1. The History of Beekeeping
Some of the earliest evidence depicting humans gathering honey is from rock paintings dating from about 15,000 years ago. However, when honey was gathered from wild bee colonies it usually entailed the destruction of the entire colony. Smoke was used to subdue the bees and the wild hive was broken into and the honeycombs torn out and destroyed; this also resulted in the destruction of the eggs and larvae in the honeycomb. The liquid honey from the destroyed brood nest was saved but the rest of the nest was usually discarded although sometimes the bee larvae were eaten as a source of protein. In settled societies the destruction of a bee colony meant the loss of a valuable resource; there was no continuity of production and no possibility of selective breeding, since each bee colony was destroyed at harvest time, along with its precious all-important queen.
Egyptian art from around 4,500 years ago shows early efforts to domesticate bees – although, as all bees are free to come and go as they please and man merely removes honey and other items of interest to him from their colonies, all bees are wild but they are a managed wild creature. In Egypt simple hives were used and workers used smoke to help remove the honeycombs from the hives. The honey was stored in sealed jars, some of which were found in the tombs of pharaohs such as Tutankhamun. It is said that honey that had been sealed in the jars and then left undisturbed in the tombs was still edible 4,000 years later!
In Europe, before the advent of the modern movable-frame hives, bees were often kept in straw skeps. Because the space available to the bees in these skeps was so limited, they regularly swarmed (which is a natural method of colony reproduction) and this served to replace the colonies which had been killed to obtain the honey. The space for the bees could be enlarged by adding an extra chamber - called an eke (hence the term ‘to eke something out’ which is still used today). Many colonies of honey bees were maintained by religious communities, principally for the wax they yielded. Beautiful cream beeswax candles were produced which burnt without smoke and these were of infinitely superior quality to the candles made from tallow used by the general population. The honey was welcome as a sweetener and, in areas where vines would not grow, fermented honey was used to make the alcoholic drink mead. As a result, in the monasteries, the beekeeper was a person of considerable importance to the monastic community.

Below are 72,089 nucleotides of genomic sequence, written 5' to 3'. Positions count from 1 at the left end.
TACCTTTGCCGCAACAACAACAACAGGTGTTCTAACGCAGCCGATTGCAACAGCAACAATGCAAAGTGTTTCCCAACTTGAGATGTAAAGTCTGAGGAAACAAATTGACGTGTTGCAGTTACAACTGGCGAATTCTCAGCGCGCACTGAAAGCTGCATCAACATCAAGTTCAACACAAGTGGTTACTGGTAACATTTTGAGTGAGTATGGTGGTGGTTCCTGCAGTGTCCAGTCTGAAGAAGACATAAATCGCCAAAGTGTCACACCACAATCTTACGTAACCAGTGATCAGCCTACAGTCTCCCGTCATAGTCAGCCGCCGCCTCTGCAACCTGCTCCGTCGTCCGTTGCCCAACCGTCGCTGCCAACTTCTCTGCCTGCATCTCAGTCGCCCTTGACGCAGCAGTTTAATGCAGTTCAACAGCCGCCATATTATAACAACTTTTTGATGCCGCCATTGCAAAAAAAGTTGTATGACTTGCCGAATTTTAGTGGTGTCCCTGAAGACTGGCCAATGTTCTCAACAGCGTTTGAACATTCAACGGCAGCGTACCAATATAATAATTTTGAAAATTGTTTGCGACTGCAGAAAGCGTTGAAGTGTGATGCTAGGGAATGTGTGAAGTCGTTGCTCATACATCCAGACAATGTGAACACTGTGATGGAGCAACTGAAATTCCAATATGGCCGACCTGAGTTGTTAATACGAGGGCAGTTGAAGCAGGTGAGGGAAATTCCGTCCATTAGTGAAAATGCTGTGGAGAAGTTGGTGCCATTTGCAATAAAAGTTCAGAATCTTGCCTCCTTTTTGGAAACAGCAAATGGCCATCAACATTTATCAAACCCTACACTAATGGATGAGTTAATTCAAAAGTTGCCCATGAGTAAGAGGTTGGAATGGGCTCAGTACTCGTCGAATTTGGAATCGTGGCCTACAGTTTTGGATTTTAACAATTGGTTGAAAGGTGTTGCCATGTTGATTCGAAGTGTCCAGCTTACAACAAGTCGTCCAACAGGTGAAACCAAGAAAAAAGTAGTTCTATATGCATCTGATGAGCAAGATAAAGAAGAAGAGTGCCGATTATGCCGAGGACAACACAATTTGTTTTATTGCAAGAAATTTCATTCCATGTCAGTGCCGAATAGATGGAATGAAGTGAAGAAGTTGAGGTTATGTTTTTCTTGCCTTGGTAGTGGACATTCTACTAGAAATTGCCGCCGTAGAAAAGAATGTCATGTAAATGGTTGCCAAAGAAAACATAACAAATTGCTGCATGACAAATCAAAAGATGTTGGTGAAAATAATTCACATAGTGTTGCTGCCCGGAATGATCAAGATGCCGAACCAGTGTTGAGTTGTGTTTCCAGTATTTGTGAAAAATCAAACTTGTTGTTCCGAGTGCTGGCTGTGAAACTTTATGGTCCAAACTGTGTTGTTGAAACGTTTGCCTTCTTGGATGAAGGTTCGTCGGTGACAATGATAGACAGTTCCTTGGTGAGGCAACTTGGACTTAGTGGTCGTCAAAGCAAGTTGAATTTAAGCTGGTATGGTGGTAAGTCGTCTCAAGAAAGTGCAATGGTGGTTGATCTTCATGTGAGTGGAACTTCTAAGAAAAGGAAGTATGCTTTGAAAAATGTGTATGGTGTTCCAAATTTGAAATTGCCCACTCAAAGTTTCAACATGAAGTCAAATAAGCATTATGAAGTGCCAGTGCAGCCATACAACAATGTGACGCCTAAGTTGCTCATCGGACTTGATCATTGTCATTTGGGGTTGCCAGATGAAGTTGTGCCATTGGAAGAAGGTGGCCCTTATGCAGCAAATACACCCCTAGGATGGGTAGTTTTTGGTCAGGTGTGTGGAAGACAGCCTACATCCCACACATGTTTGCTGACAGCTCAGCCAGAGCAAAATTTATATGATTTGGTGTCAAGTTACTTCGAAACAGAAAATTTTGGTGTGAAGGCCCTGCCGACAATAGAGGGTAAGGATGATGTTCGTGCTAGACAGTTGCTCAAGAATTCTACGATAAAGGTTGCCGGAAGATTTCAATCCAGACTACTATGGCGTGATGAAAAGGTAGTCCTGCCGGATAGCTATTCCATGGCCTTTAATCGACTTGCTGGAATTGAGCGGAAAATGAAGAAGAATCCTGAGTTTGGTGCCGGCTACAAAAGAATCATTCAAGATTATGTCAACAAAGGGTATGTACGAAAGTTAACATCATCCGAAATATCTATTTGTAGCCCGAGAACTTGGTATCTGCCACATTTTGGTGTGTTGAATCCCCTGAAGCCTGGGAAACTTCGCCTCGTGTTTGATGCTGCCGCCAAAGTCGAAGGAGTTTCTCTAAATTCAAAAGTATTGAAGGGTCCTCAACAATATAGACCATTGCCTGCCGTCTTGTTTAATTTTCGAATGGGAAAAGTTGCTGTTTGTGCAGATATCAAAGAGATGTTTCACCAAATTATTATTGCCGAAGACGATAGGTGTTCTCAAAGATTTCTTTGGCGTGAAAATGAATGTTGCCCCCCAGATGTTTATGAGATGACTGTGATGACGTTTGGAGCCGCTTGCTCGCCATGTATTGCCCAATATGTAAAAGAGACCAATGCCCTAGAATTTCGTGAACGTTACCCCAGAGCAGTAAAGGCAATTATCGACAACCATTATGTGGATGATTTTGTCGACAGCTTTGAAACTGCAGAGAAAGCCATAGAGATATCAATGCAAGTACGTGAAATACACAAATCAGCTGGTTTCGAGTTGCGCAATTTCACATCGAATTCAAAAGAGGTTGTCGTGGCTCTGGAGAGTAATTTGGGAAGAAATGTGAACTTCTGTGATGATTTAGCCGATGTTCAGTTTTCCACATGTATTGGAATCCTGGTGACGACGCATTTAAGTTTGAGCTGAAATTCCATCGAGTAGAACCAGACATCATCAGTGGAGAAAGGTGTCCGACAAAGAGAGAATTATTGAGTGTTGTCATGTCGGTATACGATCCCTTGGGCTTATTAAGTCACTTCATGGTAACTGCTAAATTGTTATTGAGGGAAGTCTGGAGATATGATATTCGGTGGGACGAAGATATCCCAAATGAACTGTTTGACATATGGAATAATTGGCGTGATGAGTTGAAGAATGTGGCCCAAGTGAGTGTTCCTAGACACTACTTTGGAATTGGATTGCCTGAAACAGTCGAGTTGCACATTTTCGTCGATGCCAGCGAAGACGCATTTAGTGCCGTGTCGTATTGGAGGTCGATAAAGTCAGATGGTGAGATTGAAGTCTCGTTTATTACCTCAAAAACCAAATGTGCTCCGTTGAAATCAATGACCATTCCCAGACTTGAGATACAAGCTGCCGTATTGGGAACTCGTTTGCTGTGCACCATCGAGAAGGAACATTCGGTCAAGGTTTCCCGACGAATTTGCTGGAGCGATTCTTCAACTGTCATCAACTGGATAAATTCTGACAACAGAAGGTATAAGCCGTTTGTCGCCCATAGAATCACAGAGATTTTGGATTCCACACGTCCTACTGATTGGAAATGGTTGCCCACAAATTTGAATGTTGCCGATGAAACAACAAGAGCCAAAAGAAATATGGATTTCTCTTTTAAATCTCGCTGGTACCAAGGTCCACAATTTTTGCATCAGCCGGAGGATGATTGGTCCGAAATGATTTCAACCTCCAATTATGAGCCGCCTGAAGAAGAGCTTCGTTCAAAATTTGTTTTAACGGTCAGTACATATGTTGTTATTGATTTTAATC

During the Middle Ages people were aware that there was a single large bee that was different to all the other bees in the colony. Traditionally, the hierarchy of a bee hive was thought to reflect the structure of Church and State and thus the bee that clearly ruled the colony was believed to be a king bee. It was not until 1586 that it was discovered that the king bee was actually a queen.
In the 18th century European biologists, or natural philosophers, started the scientific study of bee colonies and began to understand the complex social world of a bee colony. Although scientists were aware that queens laid eggs in empty cells, they did not know how a queen was fertilised and it was a Swiss scientist, François Huber (1750 – 1831) who was the first to discover that queens are inseminated by a number of matings with different drones, high in the air at a distance from their hive, during a ‘mating flight’. Huber is universally regarded as "the father of modern bee-science" and in his "Nouvelles Observations sur Les Abeilles” disclosed most of the basic scientific facts on the biology and ecology of honey bees. It was this greater understanding of the colonies and the biology of bees that allowed the construction of the movable-comb hive so that honey could be harvested without destroying the entire colony and the breeding of the bees could be controlled; thus modern bee-keeping was born.